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German Power Grid: Belgium Screws Over China

Chinese company State Grid Corporation of China (SGCC) announced at the beginning of February to buy shares in the German transmission system operator 50Hertz. But the purchase failed: Belgian network operator Elia has snatched the available shares from the Chinese.

Image: PixabayImage: Pixabay

Power grids are expensive to operate, especially in times of the energy transition. Thus it's not surprising that various international investors are involved with network operators like German company 50Hertz. The company operates the high-voltage electricity grid in eastern Germany, Berlin and Hamburg with a length of around 10,200 km. The grid operator has the task of ensuring a reliable energy supply in its region. Since the beginning of the energy transition, this has also included grid connections for offshore wind farms and increased compensatory measures in the event of fluctuating feed-in volumes, i.e. power grids are a highly sensitive infrastructure whose functioning also ensures the continued existence of Germany as an industrial location.

Until now, 60 percent of the 50Hertz parent company Eurogrid International SCRL, based in Berlin, was owned by the Belgian network operator Elia System Operator, 40 percent by Australian Industry Funds Management (IFM Global Infrastructure Fund). At the beginning of February, however, the Australians announced their intention to reduce their shares by 20 percent.

This in turn prompted the Chinese company State Grid Corporation of China (SGCC) to act. The state-owned company operates the transmission grids in China and is the largest energy supplier worldwide. In terms of sales, Fortune ranked them second in 2016, only beaten by Walmart.

In recent years, the Chinese have successively secured shares in power grids of various countries, including the Philippines, Brazil, Australia and Portugal. And they would also like a piece of the German cake. Already in 2014 they made a first attempt to secure shares in the Berlin electricity grid. "In Germany, many billions will be invested in the expansion of the networks over the next few years," Vice-Chairman Jun Luan told the Süddeutsche Zeitung at the time. There are plenty of opportunities for the Group's commitment here.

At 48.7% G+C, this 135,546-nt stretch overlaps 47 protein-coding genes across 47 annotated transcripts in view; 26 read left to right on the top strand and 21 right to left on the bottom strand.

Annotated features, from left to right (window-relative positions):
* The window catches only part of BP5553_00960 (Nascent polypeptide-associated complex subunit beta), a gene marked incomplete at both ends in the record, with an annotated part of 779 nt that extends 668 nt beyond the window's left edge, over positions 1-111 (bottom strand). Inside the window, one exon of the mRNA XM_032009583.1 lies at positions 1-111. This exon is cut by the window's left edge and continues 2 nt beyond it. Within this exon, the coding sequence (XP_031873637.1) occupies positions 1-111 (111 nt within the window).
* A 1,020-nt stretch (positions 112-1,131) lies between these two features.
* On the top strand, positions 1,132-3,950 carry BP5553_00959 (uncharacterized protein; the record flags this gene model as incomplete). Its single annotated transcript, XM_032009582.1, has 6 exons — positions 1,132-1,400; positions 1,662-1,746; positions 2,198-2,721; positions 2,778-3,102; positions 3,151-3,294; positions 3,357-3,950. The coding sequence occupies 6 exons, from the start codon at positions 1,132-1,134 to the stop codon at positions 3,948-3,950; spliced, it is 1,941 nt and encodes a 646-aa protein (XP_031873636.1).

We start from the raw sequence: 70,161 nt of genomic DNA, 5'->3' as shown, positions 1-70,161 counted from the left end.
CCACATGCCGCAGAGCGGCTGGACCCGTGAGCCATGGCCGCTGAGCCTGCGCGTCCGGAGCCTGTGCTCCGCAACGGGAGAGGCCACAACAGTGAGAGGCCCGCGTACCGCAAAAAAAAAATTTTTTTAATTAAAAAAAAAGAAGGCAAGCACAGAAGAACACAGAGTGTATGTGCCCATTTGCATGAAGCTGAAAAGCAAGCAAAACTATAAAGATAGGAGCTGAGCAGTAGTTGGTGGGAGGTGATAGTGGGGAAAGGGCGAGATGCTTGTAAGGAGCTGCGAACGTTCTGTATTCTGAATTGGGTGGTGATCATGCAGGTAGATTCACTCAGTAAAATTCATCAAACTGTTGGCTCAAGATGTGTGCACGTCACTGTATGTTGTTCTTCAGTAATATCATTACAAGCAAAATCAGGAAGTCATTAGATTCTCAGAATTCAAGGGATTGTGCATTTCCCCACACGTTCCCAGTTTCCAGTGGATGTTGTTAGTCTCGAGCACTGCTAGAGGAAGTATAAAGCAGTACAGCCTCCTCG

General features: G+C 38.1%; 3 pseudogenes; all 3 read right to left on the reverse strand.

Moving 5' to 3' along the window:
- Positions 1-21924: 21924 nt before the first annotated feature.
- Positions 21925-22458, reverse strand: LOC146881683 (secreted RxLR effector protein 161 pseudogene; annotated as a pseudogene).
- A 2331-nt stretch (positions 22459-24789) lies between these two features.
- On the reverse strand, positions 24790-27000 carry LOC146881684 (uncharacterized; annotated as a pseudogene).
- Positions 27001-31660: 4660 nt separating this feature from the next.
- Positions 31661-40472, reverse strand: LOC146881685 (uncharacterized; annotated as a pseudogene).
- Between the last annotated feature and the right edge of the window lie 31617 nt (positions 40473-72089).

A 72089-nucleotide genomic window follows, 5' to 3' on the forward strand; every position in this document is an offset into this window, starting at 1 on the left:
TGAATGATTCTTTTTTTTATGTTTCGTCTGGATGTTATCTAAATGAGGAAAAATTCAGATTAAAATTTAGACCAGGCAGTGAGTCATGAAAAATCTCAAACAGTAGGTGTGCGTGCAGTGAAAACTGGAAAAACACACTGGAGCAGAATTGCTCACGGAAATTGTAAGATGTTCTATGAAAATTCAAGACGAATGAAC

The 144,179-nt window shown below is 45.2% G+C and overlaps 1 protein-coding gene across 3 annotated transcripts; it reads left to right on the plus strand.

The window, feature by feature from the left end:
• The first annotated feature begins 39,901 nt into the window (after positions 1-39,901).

Power supply is a critical infrastructure (Image: K. Radtke)

China's expansion strategy affects not only the power grids, but all economic sectors. Raw materials stores, industrial companies, banks - everything is of interest to them. They are available particularly during periods of weakness and financial bottlenecks. So it is not surprising that in times of network expansion in Germany, which is expensive and time-consuming, a Chinese company would also like to get involved. So far, however, there has been no entry into so-called 'critical infrastructure', i.e. telecommunications or supply networks. The Foreign Trade and Payments Act, which provides for the government to have a say in such cases, only applies to holdings of 25 percent or more, as the Tagesspiegel notes.

Nevertheless, the federal government of Germany is said to have intervened. The Handelsblatt declares that the Federal Ministry of Economics asked Belgian network operator Elia to exercise its pre-selling right to the Australian share. At the end of last week, the Belgians confirmed the deal and took over the 20 percent. They now hold 80 percent of the shares in 50Hertz, the remaining 20 percent still belong to IFM.

Chris Peeters, CEO of the Elia Group, emphasised the importance for his company: "We are excited about consolidating our position in 50Hertz and look forward to supporting its management in the company’s next growth phase. The transaction will enable us to strenghten the collaboration between Elia in Belgium and 50Hertz in Germany and underscores our ambition to be a leading group of transmission system operators in Europe."

Boris Schucht, Managing Director of 50Hertz, is also relieved that critical infrastructure knowledge will remain in Europe: "We welcome the decision by our majority shareholder Elia to exercise its pre-emption right. This is a strong signal to bring the energy transition forward in Germany as well as in Europe. Over the past eight years, we have always had an excellent understanding with Elia. Our companies have collaborated on many strategic projects and we have leveraged our specific know-how, integrating high amounts of renewable energy, enhancing cross border collaboration and connecting offshore wind farms to the grid. We look forward to further intensifying this collaboration."

Katrin Radtke
Germany, Belgium, China, grid, powr line, energy transition, SGCC, Elia

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